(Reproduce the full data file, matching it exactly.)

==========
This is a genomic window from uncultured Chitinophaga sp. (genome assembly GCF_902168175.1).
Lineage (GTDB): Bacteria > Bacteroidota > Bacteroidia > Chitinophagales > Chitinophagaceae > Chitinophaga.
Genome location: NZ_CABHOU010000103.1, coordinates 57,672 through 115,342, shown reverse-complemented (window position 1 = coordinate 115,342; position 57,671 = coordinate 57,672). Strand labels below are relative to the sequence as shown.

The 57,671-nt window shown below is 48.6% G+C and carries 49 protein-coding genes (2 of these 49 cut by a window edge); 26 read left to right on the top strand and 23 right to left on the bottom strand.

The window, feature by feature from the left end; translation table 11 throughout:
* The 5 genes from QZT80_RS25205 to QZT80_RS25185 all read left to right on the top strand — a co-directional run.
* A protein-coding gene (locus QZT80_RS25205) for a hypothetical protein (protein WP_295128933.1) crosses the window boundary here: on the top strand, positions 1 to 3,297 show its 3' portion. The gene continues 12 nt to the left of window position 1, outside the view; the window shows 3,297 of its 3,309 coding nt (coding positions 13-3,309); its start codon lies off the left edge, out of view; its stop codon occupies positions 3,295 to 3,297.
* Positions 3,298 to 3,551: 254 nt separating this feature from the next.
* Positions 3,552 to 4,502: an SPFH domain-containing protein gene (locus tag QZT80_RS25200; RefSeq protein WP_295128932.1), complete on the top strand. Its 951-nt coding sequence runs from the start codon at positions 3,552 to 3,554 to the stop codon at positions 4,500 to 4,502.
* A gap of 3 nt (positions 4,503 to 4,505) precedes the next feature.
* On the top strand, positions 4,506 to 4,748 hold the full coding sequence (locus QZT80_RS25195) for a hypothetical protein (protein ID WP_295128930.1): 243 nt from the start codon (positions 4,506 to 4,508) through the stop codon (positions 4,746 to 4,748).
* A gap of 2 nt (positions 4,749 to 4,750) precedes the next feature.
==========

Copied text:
This is a genomic window from uncultured Chitinophaga sp. (genome assembly GCF_902168175.1).
Lineage (GTDB): Bacteria > Bacteroidota > Bacteroidia > Chitinophagales > Chitinophagaceae > Chitinophaga.
Genome location: NZ_CABHOU010000103.1, coordinates 57,672 through 115,342, shown reverse-complemented (window position 1 = coordinate 115,342; position 57,671 = coordinate 57,672). Strand labels below are relative to the sequence as shown.

The 57,671-nt window shown below is 48.6% G+C and carries 49 protein-coding genes (2 of these 49 cut by a window edge); 26 read left to right on the top strand and 23 right to left on the bottom strand.

The window, feature by feature from the left end; translation table 11 throughout:
* The 5 genes from QZT80_RS25205 to QZT80_RS25185 all read left to right on the top strand — a co-directional run.
* A protein-coding gene (locus QZT80_RS25205) for a hypothetical protein (protein WP_295128933.1) crosses the window boundary here: on the top strand, positions 1 to 3,297 show its 3' portion. The gene continues 12 nt to the left of window position 1, outside the view; the window shows 3,297 of its 3,309 coding nt (coding positions 13-3,309); its start codon lies off the left edge, out of view; its stop codon occupies positions 3,295 to 3,297.
* Positions 3,298 to 3,551: 254 nt separating this feature from the next.
* Positions 3,552 to 4,502: an SPFH domain-containing protein gene (locus tag QZT80_RS25200; RefSeq protein WP_295128932.1), complete on the top strand. Its 951-nt coding sequence runs from the start codon at positions 3,552 to 3,554 to the stop codon at positions 4,500 to 4,502.
* A gap of 3 nt (positions 4,503 to 4,505) precedes the next feature.
* On the top strand, positions 4,506 to 4,748 hold the full coding sequence (locus QZT80_RS25195) for a hypothetical protein (protein ID WP_295128930.1): 243 nt from the start codon (positions 4,506 to 4,508) through the stop codon (positions 4,746 to 4,748).
* A gap of 2 nt (positions 4,749 to 4,750) precedes the next feature.